Southwest Virginia Enterprise, Dec. 24, 1996


Giving with heartfelt love for others is the true spirit of Christmas. This valuable lesson was experienced last week by the seventh-graders at Scott Memorial Elementary School.

Through the "Our Christmas Wish for You" project, the students touched the lives of 55 people this holiday season. The young people solicited money to buy gifts for some special individuals and made personalized cards for them.

Selected by the students to receive presents were a Scott Memorial teacher who is being treated for cancer, a local pre-school teacher who is also a cancer patient; a baby boy with birth defects who remains on a respirator in a Roanoke hospital; a little girl in Blacksburg who has leukemia; 11-year-old Jason Rooker, a patient in a Charlottesville rehabilitation facility; and the 50 residents of Asbuy Center at Birdmont.

The project came about after the students in Carolyn Hylemon's language arts classes read O. Henry's classic "Gift of the Magi."

"We talked about what it means to give from the heart and about giving without expecting anything in return. We decided to see how generous people would be to donate to our project, especially without them receiving anything in return. I gave them directions and let them execute the project to the best of their ability," stated Hylemon, who noted the students were not required to participate.

Soon "Hylemon's Holiday Helpers" were seeking donations from family, friends and area businesses. Their efforts raised a sizable amount of money.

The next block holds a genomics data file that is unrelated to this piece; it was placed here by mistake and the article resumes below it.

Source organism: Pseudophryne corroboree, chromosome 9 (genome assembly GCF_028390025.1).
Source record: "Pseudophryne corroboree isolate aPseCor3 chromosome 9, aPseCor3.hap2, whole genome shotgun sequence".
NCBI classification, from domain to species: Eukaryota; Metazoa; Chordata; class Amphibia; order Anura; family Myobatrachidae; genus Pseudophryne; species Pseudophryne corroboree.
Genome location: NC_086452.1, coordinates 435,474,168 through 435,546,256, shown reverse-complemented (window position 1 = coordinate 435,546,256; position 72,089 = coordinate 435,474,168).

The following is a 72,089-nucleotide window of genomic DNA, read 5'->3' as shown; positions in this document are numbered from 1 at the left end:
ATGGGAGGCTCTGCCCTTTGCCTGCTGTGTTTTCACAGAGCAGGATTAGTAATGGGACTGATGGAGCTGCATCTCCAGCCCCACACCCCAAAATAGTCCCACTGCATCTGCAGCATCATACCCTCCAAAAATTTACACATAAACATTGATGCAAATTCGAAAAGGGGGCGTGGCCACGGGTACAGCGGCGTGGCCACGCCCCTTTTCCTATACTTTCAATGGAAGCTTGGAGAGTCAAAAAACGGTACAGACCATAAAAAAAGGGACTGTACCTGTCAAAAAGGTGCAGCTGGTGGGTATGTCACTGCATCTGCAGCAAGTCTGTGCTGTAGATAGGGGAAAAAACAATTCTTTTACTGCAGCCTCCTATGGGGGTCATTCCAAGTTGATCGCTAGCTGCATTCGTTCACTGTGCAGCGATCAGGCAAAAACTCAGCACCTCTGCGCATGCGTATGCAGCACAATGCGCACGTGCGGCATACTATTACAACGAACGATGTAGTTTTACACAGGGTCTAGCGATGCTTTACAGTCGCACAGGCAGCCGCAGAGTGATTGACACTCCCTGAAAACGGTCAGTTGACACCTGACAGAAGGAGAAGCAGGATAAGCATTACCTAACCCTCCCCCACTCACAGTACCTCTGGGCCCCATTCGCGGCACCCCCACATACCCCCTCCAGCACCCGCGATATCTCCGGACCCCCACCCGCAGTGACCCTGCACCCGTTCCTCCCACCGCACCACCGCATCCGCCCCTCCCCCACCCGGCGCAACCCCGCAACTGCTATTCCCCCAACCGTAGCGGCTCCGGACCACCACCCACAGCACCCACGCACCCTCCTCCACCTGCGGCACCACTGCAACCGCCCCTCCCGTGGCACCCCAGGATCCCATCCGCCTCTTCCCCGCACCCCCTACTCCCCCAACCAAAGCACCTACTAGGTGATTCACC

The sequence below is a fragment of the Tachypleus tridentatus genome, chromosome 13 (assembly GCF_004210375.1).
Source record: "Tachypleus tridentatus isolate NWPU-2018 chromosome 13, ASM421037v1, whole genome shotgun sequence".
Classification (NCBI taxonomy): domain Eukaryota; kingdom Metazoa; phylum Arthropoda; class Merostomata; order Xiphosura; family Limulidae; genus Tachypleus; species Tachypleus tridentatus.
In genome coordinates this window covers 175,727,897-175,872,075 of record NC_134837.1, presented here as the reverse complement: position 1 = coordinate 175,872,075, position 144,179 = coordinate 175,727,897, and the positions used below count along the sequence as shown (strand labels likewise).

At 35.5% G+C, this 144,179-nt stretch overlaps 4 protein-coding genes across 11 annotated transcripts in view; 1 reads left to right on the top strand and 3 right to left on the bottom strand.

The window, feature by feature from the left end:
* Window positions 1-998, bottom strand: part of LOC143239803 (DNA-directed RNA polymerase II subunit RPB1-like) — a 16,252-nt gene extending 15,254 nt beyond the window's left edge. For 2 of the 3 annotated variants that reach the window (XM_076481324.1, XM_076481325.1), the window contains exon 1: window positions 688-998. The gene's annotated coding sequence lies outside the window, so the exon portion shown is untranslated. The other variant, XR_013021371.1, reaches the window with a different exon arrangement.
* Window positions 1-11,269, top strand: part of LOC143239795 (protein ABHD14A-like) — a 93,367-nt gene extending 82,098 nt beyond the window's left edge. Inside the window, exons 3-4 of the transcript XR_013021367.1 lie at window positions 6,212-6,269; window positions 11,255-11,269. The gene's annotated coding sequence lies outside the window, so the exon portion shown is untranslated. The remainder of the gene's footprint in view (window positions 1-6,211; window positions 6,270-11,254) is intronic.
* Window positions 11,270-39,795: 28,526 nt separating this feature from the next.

"Nobody was ugly about helping. I think everyone the students asked made a donation," she added.

After compiling a list of worthy recipients, the students decided on appropriate gifts. They bought a poinsettia for the teacher with cancer and gave her a monetary gift for dinner.

The pre-school teacher - who taught many of these students - also received a poinsettia. Because of her concern for her own children's Christmas, she was given money to buy gifts for them.

"Caleb's First Christmas Tree" was prepared by the students for the hospitalized infant. A small tree was decorated with baby-related items from pacifiers to toys. It was topped with a plaid teddy bear hand-made by a student and her mother. The baby's parents received a gift of money from the students.

Each of the 50 seventh graders wrote a friendly letter as a card with an enclosed photo for the Blacksburg girl. They also sent her money to buy a favorite compact disc.

For Jason Rooker, the classes created a large Christmas card tree. They cut a tree shape from poster board and filled it with individually designed cards featuring original artwork and verses. The students also gave Jason's dad money to buy Jason a special gift from them.

"The children saw the articles about Jason in the paper and wanted to do something for him," Hylemon stated.

Each of the Birdmont residents was presented with a box of candy, another small gift and a handmade card from the seventh-graders.

"I think the students have learned that people do care about others even in a time when it's fairly trying for all," Hylemon remarked.

Her class members agree.

"It makes me feel good inside to help others. Christmas is about giving," a student said.

Another added, "Helping somebody makes you feel good."

"We got back smiles from people," commented a student.


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